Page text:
- Creutzfeldt-Jakob disease, a rare type of prion disease that destroys brain cells
- Huntington’s disease, which is caused by a single defective gene that leads to mood changes and other types of cognitive dysfunction
- Parkinson’s disease, which affects the brain in the area that controls movement first and then spreads to affect other normal functions such as decision-making and task completion
- Vascular dementia caused by vascular disease, which inhibits the blood flow to the brain
How Is Dementia Treated?
The treatment for dementia depends upon which disease caused the disorder. Dementia can even be caused by a vitamin deficiency, so treatment with vitamin supplements may help to reverse or slow the effects. There is some evidence that vitamin D may be linked to Alzheimer’s and dementia, but more research needs to be done.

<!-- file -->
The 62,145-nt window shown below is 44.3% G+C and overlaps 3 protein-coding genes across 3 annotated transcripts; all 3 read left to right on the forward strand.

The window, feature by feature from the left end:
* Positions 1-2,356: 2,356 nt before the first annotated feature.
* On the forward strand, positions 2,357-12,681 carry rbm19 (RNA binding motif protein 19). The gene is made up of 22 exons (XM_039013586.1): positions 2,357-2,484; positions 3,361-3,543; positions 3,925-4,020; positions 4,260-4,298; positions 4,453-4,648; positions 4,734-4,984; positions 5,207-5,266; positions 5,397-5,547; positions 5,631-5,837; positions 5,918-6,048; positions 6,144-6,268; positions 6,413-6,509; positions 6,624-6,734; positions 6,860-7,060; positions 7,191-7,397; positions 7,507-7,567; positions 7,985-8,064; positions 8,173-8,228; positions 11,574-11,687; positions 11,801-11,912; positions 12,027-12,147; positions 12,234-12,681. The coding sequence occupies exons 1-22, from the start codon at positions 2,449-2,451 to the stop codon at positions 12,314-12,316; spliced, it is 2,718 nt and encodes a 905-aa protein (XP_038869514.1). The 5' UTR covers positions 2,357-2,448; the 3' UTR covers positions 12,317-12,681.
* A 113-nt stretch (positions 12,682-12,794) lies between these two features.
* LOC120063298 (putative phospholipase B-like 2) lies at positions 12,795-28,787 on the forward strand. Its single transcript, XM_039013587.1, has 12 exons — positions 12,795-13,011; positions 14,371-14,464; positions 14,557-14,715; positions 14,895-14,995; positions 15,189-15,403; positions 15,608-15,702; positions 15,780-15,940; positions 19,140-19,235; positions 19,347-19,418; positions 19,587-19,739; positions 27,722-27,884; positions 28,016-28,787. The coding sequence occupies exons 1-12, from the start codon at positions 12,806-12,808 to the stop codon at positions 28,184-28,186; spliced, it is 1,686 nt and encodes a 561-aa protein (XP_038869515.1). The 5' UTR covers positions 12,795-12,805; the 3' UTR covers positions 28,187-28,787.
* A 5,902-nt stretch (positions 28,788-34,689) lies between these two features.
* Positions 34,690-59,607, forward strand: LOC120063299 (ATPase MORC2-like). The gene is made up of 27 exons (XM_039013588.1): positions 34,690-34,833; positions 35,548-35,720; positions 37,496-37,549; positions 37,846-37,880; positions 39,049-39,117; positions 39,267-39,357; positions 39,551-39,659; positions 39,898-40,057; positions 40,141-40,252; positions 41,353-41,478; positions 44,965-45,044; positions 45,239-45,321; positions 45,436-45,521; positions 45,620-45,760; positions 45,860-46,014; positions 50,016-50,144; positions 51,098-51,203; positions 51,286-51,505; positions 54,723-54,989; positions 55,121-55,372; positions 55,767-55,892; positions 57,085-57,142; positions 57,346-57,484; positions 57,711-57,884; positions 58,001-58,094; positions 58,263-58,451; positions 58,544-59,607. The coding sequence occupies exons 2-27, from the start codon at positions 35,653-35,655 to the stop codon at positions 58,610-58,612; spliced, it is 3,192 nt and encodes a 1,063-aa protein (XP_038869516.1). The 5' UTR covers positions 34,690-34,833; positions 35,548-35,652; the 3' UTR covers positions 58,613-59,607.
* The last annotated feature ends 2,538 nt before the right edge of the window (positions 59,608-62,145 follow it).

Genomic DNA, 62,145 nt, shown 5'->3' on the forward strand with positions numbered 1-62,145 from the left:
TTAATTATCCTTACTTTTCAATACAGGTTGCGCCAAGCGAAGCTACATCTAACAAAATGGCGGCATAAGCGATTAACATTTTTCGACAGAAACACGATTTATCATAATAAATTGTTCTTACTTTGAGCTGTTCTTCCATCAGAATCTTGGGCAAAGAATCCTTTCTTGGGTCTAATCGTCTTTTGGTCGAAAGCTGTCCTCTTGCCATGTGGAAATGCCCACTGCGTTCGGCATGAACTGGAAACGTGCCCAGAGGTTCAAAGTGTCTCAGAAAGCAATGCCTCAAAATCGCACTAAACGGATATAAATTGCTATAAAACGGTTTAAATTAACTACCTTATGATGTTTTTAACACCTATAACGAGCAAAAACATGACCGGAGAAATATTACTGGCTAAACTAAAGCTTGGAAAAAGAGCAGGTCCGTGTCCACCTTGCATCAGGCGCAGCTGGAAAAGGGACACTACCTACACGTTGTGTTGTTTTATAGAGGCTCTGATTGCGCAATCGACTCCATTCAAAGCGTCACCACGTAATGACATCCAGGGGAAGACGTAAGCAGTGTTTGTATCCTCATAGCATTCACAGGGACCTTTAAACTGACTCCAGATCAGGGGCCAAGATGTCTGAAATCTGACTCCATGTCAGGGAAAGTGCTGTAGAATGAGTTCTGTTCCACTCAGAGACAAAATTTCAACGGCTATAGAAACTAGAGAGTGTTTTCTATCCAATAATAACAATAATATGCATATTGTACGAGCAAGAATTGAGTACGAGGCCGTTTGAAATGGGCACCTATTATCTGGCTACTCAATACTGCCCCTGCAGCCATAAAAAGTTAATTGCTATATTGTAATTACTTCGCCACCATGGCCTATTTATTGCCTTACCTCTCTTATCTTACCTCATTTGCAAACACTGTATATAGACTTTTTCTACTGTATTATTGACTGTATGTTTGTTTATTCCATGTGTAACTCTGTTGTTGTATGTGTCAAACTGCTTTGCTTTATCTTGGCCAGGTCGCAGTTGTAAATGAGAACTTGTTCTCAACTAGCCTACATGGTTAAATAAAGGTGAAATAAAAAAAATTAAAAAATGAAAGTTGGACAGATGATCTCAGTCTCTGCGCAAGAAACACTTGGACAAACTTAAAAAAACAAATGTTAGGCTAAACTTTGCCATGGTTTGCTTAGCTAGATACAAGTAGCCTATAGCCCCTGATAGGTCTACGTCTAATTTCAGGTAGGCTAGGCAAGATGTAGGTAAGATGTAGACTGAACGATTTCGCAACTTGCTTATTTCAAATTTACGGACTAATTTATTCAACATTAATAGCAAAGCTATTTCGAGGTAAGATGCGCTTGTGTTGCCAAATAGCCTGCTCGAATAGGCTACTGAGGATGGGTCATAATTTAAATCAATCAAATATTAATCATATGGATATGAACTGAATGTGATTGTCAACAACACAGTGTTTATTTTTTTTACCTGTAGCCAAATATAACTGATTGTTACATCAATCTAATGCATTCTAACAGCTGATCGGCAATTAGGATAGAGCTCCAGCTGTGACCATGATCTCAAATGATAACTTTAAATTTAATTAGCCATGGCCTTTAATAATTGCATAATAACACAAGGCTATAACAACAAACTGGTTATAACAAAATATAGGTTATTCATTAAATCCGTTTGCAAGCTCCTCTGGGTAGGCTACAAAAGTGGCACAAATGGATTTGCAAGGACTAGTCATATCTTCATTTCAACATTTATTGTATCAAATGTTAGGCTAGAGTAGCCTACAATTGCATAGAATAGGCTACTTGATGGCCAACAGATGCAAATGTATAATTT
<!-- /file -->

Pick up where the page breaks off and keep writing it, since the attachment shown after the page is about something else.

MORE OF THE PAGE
Progressive dementias, such as those caused by Alzheimer’s disease, cannot be halted. However, their progression may be slowed and some symptoms such as memory loss and confusion may be relieved with medications.
While research is ongoing, we currently have four primary medications that your doctor may prescribe, depending on what stage of dementia you’re experiencing:
- Donepezil (Brand name: Aricept)
- Galantamine (Brand name: Razadyne/Razadyne ER)
- Rivastigmine (Brand name: Exelon/Exelon Patch)
- Memantine (Brand name: Namenda/Namenda XR)
If you’re a family member of someone diagnosed with Alzheimer’s disease or another form of dementia, you can improve their quality of life by:
- Being patient about explaining things
- Carefully monitoring their comfort
- Creating a safe environment
- Diverting their attention to more positive things
- Learning to deal with their agitation and confusion
- Staying calm when they show new signs of decline
We know how hard Alzheimer’s and the accompanying dementia symptoms can be. AMA Medical Group is devoted to a lifetime of care for our patients. If you or a loved one has been diagnosed with a form of dementia, please contact us. We can help you develop a plan for dealing with all stages of the disease.